When it comes to file conversion REST API, there are some key differences compared to regular REST APIs, particularly in terms of larger HTTP request and response sizes. These differences have significant implications for API and infrastructure design. In this article, we will delve into the challenges we encountered while developing the convertapi.com service.
To manage our infrastructure and facilitate zero downtime deployments, we employ a Kubernetes cluster. However, the traditional Kubernetes cluster setup with a single load balancer distributing the load to worker nodes was not suitable for our needs.
Given that our cluster is spread across the globe, having a single entry point would introduce considerable latency and negatively impact traffic throughput performance. Consequently, we made the architectural decision to create identical and independent worker nodes that directly handle traffic without any intermediate hops. This approach ensures a more responsive, faster, and fault-tolerant service.
We implemented load balancing using GeoDNS, which resolves our service domain name, v2.convertapi.com, to the worker node geographically closest to the client. This allows the client to establish a direct connection with the hardware worker node responsible for processing their file conversion.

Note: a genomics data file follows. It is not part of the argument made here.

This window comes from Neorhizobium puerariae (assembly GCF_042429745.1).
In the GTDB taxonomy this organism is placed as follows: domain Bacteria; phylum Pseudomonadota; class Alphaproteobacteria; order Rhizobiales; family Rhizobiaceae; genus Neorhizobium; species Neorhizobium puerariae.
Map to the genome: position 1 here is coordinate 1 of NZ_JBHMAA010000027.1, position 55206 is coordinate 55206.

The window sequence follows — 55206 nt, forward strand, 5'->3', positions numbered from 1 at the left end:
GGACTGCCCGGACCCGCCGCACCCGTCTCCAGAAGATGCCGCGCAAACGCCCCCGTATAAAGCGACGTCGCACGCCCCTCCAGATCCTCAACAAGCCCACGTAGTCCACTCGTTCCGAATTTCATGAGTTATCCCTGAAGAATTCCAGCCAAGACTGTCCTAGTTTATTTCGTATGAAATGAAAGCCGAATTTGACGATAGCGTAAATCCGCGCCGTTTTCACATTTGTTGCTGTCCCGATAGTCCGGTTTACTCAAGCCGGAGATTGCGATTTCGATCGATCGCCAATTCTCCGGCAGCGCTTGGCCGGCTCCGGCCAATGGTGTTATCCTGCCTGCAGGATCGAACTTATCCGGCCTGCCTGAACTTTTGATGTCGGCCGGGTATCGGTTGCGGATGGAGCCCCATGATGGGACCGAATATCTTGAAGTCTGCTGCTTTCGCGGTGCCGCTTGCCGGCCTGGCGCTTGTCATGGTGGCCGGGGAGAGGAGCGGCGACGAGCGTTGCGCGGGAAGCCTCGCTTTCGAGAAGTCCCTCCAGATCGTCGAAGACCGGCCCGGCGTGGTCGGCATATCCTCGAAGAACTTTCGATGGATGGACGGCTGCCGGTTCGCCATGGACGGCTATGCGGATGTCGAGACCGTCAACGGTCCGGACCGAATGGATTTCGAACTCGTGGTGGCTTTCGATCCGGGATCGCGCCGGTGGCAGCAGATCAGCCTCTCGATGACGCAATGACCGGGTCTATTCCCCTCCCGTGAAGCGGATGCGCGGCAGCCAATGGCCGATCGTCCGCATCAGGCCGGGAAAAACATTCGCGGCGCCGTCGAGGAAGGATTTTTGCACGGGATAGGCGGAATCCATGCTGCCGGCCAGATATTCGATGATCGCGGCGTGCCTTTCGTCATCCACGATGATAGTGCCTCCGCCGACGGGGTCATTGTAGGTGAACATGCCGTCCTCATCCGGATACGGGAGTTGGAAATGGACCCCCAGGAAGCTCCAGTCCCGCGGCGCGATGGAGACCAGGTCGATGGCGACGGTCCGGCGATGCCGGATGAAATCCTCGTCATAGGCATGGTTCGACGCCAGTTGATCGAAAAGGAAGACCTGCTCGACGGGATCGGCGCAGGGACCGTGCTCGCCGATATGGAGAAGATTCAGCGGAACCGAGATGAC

By bypassing any intermediary devices, we eliminate the potential for those devices to impede or slow down the conversion process or be exploited as attack vectors. We continuously monitor the worker nodes, and if any node encounters a fault, it is excluded from the domain name resolution process.
Every architectural choice comes with its own strengths and weaknesses, and GeoDNS balancing is no exception. When a worker node unexpectedly goes offline, there is a brief period during which the client may still be using the IP address of the faulty worker node. This occurs due to the caching mechanism employed by DNS to improve performance. Within this time frame, known as the TTL (Time To Live), the client may experience timeouts if one of the IP addresses becomes faulty.
Network issues can arise not only on our side but also within the client's internal network or anywhere along the path between the client and the worker node. To mitigate this issue, clients can implement retry mechanisms for failed conversions. Incorporating request retry functionality is generally considered a good practice when working with remote API calls. By addressing the challenges associated with file conversion REST APIs and implementing efficient load balancing and fault tolerance mechanisms, we have developed a robust convertapi.com service that provides reliable and responsive file conversion capabilities to our users.
In conclusion, the convertapi.com service demonstrates a well-thought-out approach to addressing the challenges associated with file conversion REST APIs. By leveraging a distributed Kubernetes cluster and implementing independent worker nodes, the service achieves improved responsiveness, speed, and fault tolerance. The use of GeoDNS for load balancing ensures that clients are connected to the closest worker node, optimizing performance and minimizing latency.